Hatfield beacon lights up sky for first time in decades

PUBLISHED: 10:56 05 October 2013 | UPDATED: 10:59 05 October 2013

MP Grant Shapps, pictured L-R with Professor Quintin McKellar and university governors chairman Richard Beazley, switched on the historic beacon.

MP Grant Shapps, pictured L-R with Professor Quintin McKellar and university governors chairman Richard Beazley, switched on the historic beacon.

© Pete Stevens 2013 UK mobile tel: 07770616121 www.CreativeEmpathy.com

A BEACON which for many years guided pilots back to Hatfield has been relit.

The beacon, which in its heyday in the 1930s was visible to aircraft 38 miles away, was an essential navigation aid when pilots had only rudimentary instruments.

From 1934 it flashed a beam of light in a unique pattern which identified the airfield at the de Havilland factory.

The beacon was removed in 1988, but has been restored by the University of Hertfordshire, and installed near the Law Courts Building on the de Havilland campus as the start of a heritage trail.

At a ceremony on Thursday marking 10 years of the campus, Welwyn Hatfield MP Grant Shapps, a keen amateur pilot, turned the beacon back on for half an hour from 8pm, although its power has been much reduced.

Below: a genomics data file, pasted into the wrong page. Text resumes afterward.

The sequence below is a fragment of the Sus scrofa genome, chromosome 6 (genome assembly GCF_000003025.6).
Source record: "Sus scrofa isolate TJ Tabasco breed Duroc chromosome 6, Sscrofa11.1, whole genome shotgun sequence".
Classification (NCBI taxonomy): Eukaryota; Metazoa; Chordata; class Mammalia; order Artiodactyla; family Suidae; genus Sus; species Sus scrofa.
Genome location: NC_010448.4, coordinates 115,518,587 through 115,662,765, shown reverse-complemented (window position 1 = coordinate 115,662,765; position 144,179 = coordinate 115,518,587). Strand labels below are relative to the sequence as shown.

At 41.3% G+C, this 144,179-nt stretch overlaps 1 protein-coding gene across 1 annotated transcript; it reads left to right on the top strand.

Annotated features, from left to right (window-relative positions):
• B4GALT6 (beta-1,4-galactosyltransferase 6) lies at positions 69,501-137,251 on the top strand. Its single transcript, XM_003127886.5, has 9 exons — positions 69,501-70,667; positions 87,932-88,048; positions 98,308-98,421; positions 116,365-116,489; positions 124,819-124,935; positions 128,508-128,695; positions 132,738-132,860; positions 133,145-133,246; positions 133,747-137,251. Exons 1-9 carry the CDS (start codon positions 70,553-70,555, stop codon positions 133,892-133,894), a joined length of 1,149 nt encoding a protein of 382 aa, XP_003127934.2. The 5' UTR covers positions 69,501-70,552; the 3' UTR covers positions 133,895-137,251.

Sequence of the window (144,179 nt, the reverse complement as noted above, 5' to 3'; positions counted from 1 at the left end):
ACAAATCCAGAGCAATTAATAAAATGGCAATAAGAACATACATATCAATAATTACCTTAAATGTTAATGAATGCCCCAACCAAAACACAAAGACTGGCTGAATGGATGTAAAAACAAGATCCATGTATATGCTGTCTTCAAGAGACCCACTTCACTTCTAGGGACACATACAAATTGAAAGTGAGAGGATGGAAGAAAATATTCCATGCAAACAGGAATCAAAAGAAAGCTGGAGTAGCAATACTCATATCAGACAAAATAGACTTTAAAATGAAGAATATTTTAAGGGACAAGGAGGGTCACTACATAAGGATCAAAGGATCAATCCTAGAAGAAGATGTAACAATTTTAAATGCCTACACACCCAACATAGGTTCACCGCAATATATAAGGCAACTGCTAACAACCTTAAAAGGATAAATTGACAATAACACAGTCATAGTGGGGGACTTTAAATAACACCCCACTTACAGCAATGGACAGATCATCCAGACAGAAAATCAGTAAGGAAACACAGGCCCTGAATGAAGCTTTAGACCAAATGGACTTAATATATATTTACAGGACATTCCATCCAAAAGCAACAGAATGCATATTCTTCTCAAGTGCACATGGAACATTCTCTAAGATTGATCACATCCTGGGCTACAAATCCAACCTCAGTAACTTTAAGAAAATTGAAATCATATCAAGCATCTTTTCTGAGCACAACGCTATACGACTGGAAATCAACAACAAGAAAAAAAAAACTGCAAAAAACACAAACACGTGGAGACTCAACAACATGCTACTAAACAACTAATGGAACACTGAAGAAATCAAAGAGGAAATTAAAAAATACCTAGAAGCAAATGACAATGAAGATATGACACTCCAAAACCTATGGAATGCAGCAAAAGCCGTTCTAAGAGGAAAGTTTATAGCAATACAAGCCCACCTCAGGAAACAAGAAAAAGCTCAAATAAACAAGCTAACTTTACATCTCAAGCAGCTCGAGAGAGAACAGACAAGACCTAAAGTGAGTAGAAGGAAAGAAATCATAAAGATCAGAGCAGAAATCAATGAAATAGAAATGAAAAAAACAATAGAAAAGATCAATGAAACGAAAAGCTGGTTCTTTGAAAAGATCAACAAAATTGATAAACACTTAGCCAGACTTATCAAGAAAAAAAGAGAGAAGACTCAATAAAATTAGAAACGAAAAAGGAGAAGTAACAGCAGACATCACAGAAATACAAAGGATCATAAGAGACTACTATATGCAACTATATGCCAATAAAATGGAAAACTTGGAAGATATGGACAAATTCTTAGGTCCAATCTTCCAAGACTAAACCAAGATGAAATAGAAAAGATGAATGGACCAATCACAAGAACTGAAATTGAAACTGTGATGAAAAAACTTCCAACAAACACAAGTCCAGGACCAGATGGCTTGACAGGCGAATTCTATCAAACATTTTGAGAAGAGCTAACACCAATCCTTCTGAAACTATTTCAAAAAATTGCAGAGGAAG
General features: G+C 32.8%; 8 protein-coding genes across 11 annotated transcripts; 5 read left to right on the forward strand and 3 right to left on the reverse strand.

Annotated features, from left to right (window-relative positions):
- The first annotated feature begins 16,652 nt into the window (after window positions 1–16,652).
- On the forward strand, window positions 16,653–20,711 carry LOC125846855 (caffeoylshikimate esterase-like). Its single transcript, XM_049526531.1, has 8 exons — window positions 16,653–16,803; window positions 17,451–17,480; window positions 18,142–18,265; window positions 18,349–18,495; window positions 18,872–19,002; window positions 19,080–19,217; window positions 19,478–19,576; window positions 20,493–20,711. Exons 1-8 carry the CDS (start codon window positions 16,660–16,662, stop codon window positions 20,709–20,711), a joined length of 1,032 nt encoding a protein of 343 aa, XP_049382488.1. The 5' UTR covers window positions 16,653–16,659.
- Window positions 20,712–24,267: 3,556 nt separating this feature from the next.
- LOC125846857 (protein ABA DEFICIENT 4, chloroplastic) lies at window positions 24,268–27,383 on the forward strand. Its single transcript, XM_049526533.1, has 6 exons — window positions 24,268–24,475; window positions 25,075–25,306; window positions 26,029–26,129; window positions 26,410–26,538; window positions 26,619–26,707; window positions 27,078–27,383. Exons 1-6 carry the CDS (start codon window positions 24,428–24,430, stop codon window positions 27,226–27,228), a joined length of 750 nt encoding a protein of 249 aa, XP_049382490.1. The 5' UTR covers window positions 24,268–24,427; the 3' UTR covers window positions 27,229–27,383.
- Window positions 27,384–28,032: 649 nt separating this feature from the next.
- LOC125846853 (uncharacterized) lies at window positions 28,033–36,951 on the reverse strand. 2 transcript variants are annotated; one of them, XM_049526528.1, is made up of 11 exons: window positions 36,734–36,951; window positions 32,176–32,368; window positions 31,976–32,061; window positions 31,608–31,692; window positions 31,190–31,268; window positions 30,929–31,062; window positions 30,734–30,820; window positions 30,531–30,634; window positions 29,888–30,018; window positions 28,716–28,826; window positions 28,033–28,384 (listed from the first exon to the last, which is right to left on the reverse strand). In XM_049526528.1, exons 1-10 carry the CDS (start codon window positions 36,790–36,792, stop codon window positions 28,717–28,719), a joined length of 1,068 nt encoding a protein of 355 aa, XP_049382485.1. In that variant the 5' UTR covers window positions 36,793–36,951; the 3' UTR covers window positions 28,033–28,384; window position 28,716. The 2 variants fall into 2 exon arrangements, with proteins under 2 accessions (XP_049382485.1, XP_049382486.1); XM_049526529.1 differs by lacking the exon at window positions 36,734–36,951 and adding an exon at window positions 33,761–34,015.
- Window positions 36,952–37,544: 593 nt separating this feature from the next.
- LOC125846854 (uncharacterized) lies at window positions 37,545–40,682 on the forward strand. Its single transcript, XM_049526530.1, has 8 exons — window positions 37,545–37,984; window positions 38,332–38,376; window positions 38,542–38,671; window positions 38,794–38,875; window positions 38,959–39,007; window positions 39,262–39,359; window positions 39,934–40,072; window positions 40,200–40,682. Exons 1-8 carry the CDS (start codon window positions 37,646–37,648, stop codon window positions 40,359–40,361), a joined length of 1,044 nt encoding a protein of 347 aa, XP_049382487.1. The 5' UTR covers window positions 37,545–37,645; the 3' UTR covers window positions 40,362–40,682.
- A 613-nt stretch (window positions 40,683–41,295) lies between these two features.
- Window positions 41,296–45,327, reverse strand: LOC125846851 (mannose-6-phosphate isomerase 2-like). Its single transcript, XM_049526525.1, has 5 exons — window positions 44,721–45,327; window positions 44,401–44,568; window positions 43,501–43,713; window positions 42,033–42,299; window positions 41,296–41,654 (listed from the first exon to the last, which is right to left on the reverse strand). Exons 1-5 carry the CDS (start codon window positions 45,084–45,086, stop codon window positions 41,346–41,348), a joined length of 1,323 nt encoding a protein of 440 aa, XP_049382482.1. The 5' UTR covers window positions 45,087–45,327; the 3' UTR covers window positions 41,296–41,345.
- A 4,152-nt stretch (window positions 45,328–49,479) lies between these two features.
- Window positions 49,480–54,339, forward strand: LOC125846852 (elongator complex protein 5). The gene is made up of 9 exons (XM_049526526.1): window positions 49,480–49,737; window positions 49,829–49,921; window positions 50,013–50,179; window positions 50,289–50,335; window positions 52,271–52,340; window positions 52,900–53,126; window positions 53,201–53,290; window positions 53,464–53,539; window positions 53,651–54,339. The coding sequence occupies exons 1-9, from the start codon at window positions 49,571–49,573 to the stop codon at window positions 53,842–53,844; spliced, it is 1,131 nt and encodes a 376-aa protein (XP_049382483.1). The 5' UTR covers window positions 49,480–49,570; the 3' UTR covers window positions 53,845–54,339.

He said: “It is fantastic that this beacon has come back to Hatfield to commemorate its heritage, and its part in aviation history.”

Jon Brindle, who was brought up very close to the factory, told the WHT: “I can remember it very well, as it kept me awake at night. It used to illuminate my whole bedroom.”

Desmond Penrose, a former test pilot who flew de Havilland aircraft including the famous Comet jet airliner from the airfield in the late 1950s, told the WHT: “I did not really use the beacon to actually locate the airfield, as we had an instrument landing system.

“But it was useful for identifying the airfield.”

Local historian Terry Pankhurst, who has studied the history of the airfield and factory, said: “The beacon probably wasn’t used much in the Second World War, as it obviously wasn’t a good idea to advertise where the factory was to German bombers.

“Its heyday was really in the 1930s, when there were virtually no instruments for pilots.”

Owen Davies, professor in social history at the University of Hertfordshire, said: “As far as we know, it is the last remaining pre-war beacon in existence.”

The university says the beacon will keep shining low level light, but there are no plans to switch it to full power again.


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